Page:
Zachary Krug

I enjoyed this, but maybe not quite as much as I expected, especially given the number of times people whose tastes I admire have recommended Willeford to me. I generally liked the writing. And the weirdness. And the disgust with so much of American culture of the era. Somewhere along the way it reminded my of Portnoy's complaint without the sex (and much of the anxiety). And the subtlety with which Richard's craziness is revealed was really well done. But I guess I would have enjoyed more thrills and less ruminations on artistry. (Also more of the used car and less of the movie business.) So much of it was building, building, building--but to what? If this was cleverly intended to show "movement" over "action," that was lost on me. Maybe because I expected it be more of a crime/revenge novel and less about movies or the american condition, I was disappointed by the last third. Still, I will definitely read some more--maybe Miami Blues or Side Swiped. Some other things I liked:The line about need 2 shifts to support such a family; 3 shifts to love them. The comfort of mummies.Vocabulary needed for Time vs Newsweek.A bottle of scotch as your only luggage. Does anyone know what "spaelean depths" (p.49) refers to?

Mharper Harper

This is a very strange book in it's way. The first half of the book Richard Hudson, a used-car salesman, has returned to his native L.A. to establish a franchise. He sets up the car lot, wanes philosophical about American greed (dividing the world into Feebs, feeble-minded rubes, and those who-understand-how-the world-works), sets up house at his childhood home with his prima-donna mother and her disgraced movie producer husband, and beds his sister. It reads a bit like American Psycho. Then in act two Hudson decides to makes a movie. He writes the script, which is dark and bizarre, and directs the thing. The book keeps things flowing with most of the action focusing on selling the movie to the studio and gathering people to make the movie. Things don't go the way he expects and all hell breaks loose.The last act is his running around doing insane things. I don't want to give away too much.The book in someways mirrors the plot of the movie, but not too much as to be tacky. The writing and pacing of the story is great, and while the main character isn't likable in the least, you can understand him. I suppose the theme of the book, or rather it's moral, is that we are the people who, carelessly, make the world a rotten place. We remember that girl who broke our hearts and callously disregard those hearts we broke. We're thieves that complain bitterly when robbed.Not a polite read, but a fun one.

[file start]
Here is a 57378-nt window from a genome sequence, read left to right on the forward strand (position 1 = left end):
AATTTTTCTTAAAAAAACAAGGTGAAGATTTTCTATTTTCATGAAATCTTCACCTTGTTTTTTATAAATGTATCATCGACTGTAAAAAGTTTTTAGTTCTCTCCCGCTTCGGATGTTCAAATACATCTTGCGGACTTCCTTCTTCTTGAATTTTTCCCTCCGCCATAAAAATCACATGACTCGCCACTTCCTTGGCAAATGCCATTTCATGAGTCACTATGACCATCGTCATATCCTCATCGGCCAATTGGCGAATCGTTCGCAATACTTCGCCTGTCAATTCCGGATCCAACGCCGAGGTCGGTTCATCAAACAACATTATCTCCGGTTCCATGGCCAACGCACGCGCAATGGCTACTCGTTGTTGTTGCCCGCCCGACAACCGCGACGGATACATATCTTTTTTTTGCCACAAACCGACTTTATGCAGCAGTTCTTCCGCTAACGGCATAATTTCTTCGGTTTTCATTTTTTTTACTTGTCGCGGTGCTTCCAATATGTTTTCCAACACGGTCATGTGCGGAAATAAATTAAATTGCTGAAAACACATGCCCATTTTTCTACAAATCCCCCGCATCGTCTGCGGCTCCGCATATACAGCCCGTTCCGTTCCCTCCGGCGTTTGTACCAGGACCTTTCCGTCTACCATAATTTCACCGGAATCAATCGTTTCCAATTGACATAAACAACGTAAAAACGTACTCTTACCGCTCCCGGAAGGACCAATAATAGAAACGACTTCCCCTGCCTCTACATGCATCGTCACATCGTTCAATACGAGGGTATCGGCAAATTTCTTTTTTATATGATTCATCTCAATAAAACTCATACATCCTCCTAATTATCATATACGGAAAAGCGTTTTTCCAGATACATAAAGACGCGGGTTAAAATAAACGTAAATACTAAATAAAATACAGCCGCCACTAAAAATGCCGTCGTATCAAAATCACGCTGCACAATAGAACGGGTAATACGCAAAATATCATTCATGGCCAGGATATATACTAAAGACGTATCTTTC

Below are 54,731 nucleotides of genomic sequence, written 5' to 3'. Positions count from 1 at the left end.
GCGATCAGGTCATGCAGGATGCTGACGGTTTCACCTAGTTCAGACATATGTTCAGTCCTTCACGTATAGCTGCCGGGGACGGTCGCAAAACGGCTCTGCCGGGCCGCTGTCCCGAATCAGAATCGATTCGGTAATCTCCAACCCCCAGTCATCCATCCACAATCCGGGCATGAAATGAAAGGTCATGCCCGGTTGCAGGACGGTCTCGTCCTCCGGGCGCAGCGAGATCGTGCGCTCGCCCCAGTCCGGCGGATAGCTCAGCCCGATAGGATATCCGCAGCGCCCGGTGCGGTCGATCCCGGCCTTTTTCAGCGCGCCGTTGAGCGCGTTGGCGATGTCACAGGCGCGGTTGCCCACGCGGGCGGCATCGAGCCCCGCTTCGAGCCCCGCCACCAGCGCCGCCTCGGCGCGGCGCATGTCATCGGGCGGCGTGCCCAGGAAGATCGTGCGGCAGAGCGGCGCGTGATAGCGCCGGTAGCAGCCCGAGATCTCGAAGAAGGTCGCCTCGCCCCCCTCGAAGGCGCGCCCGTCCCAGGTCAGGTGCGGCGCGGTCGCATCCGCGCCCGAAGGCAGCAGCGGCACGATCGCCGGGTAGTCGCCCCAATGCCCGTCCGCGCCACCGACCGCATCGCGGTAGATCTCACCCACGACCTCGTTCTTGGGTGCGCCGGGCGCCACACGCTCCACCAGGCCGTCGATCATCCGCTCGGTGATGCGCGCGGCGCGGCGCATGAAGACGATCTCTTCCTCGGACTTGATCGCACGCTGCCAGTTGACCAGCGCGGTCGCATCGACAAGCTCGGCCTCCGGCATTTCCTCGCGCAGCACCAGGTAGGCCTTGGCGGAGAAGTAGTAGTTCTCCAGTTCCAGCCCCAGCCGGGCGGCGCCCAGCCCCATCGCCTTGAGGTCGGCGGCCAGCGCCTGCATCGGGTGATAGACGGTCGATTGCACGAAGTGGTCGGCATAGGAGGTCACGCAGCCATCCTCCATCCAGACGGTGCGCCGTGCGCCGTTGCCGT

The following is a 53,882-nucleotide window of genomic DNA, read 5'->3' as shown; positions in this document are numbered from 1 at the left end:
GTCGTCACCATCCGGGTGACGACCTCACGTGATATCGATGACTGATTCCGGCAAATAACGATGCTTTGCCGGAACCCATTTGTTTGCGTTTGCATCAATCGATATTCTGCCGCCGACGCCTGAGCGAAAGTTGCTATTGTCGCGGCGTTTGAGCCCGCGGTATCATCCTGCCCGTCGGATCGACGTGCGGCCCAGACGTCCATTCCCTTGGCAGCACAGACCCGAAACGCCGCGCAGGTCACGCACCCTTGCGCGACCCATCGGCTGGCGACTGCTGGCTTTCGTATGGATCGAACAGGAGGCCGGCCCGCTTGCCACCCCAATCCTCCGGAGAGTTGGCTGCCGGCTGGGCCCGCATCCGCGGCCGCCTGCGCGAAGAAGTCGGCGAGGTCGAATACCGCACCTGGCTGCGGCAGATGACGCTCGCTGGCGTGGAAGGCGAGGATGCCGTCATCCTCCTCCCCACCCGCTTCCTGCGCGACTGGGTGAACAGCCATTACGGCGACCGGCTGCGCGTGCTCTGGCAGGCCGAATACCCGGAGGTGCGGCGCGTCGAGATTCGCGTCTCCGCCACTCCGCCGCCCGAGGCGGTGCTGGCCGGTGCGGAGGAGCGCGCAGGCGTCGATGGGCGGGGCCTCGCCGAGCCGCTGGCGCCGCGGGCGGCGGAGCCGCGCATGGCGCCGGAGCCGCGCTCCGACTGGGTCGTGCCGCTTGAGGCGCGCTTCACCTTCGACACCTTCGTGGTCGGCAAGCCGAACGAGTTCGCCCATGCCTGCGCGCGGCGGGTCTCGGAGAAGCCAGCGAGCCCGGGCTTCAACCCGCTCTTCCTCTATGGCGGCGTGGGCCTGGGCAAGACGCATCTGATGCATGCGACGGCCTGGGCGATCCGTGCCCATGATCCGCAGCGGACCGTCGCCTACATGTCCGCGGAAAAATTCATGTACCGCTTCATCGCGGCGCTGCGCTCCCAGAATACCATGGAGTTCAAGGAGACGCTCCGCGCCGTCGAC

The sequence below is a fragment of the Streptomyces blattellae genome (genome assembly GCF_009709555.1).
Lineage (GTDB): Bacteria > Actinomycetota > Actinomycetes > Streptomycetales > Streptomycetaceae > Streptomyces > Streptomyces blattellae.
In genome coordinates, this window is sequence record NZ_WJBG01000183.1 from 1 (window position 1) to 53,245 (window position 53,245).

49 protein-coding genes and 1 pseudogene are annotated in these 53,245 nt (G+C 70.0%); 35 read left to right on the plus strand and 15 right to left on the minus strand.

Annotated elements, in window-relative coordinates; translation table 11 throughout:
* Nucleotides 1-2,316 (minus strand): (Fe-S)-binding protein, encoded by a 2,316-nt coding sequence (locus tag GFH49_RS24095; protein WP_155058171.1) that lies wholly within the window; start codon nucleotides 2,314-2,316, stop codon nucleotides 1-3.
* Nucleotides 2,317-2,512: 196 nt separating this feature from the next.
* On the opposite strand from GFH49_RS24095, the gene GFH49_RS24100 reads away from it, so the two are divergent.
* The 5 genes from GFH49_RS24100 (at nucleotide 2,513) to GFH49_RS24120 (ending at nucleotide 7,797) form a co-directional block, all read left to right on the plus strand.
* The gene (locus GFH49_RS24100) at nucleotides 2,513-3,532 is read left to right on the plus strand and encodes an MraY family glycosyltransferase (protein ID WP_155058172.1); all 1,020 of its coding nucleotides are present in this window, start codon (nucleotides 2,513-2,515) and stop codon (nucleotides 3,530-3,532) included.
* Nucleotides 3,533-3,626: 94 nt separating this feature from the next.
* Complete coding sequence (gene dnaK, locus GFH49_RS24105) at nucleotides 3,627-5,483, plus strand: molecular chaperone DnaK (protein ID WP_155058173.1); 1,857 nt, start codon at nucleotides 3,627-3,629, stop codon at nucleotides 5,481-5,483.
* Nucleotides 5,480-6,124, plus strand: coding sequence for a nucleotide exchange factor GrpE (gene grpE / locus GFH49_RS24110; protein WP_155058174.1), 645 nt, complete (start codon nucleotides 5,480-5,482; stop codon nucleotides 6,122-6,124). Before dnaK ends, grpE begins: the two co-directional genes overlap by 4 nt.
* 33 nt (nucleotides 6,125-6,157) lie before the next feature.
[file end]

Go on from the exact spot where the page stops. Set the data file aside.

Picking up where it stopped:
Matty B

I read this after I saw the indie film version starring Patrick Warburton as the eponymous protagonist. It's about a used car salesman who decides his life is pointless unless he creates one thing. Just one thing.So he sets out to, and as his creation grows, his sanity seems to diminish.Truly a classic from pulp writer Willeford.Also, the movie is good.


Very funny noir about a psycho used car dealer who gets the itch to make a movie and walks all over everybody in sight to get it done. If the film version ever shows on the Sundance Channel or IFC drop everything and watch it. This is one of the few movies that totally gets the book right. Charles Willeford rules!


Holy cow, what a book. I just read Willeford's memoir a while back, but this was the first novel of his I've read. Steve Erickson has called Willeford the Philip K. Dick of crime writing, in that both writers refuse to fit neatly into their genre's confines. And like Dick, they were both pulp writers, in the sense, as Luc Sante puts it, that their work comes from a working class, gotta-continually-hustle-to-get-by sensibility.Anyway, this is a perfect little gem of a book. Very odd in places--the main character Richard Hudson's relationship with his mother, for instance, is like nothing I've read before--and continually fresh. Fun fun fun read.

David Neitzke

Strange combination of hard-boiled pulp and black comedy from the early '60's about a sleazy, sociopathic used car salesman who becomes obsessed with writing and directing a low budget explotation film he came up with titled "The Man Who Got Away".